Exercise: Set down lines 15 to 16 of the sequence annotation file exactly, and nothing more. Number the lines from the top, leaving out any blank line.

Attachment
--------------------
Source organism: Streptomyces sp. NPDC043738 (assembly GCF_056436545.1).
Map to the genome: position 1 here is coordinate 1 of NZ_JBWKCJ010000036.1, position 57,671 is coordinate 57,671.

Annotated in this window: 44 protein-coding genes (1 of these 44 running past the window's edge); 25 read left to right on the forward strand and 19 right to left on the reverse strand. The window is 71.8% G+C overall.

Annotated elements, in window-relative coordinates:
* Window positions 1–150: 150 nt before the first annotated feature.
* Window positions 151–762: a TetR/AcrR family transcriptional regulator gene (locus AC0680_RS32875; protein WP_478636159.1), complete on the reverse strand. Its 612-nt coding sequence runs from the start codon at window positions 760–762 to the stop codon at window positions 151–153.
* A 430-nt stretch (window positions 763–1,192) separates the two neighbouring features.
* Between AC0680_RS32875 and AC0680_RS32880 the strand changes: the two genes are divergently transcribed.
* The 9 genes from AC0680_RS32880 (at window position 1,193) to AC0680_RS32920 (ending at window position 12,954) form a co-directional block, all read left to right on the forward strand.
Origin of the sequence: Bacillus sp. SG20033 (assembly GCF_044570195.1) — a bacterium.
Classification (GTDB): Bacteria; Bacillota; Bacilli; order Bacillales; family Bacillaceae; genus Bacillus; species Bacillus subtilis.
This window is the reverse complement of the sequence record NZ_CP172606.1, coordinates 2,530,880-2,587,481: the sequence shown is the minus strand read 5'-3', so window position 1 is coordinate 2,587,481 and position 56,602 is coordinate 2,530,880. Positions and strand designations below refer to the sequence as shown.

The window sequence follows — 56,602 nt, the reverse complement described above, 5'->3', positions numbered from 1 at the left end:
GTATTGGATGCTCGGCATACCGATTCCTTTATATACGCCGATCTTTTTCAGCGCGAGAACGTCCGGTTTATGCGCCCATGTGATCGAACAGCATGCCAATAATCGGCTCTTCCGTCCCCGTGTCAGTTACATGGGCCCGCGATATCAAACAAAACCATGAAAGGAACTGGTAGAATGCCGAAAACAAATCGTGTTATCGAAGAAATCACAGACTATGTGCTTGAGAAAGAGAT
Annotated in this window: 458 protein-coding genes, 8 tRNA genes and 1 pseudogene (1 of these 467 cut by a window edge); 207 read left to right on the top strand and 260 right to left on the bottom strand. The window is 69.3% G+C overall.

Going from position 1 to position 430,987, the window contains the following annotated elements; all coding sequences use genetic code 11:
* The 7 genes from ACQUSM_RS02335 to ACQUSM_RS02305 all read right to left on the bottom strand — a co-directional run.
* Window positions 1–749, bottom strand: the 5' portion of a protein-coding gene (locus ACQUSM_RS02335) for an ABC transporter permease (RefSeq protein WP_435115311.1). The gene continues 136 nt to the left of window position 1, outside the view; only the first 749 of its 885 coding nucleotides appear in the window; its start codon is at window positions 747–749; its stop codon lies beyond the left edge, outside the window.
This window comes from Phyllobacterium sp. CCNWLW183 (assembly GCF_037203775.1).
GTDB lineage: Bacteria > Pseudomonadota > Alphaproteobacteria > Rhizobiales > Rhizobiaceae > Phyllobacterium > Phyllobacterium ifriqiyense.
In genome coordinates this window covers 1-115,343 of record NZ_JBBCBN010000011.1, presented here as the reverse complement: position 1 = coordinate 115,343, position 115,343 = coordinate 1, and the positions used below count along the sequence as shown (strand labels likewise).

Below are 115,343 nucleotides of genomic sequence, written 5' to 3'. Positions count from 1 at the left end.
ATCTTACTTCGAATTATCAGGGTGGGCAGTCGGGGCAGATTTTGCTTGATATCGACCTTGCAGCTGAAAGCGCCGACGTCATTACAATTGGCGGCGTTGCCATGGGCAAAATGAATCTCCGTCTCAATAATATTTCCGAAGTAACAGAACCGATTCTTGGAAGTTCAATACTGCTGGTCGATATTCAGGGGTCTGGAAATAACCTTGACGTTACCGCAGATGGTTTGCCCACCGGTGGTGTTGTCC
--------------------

Annotated in this window: 458 protein-coding genes, 8 tRNA genes and 1 pseudogene (1 of these 467 cut by a window edge); 207 read left to right on the top strand and 260 right to left on the bottom strand. The window is 69.3% G+C overall.

Going from position 1 to position 430,987, the window contains the following annotated elements; all coding sequences use genetic code 11: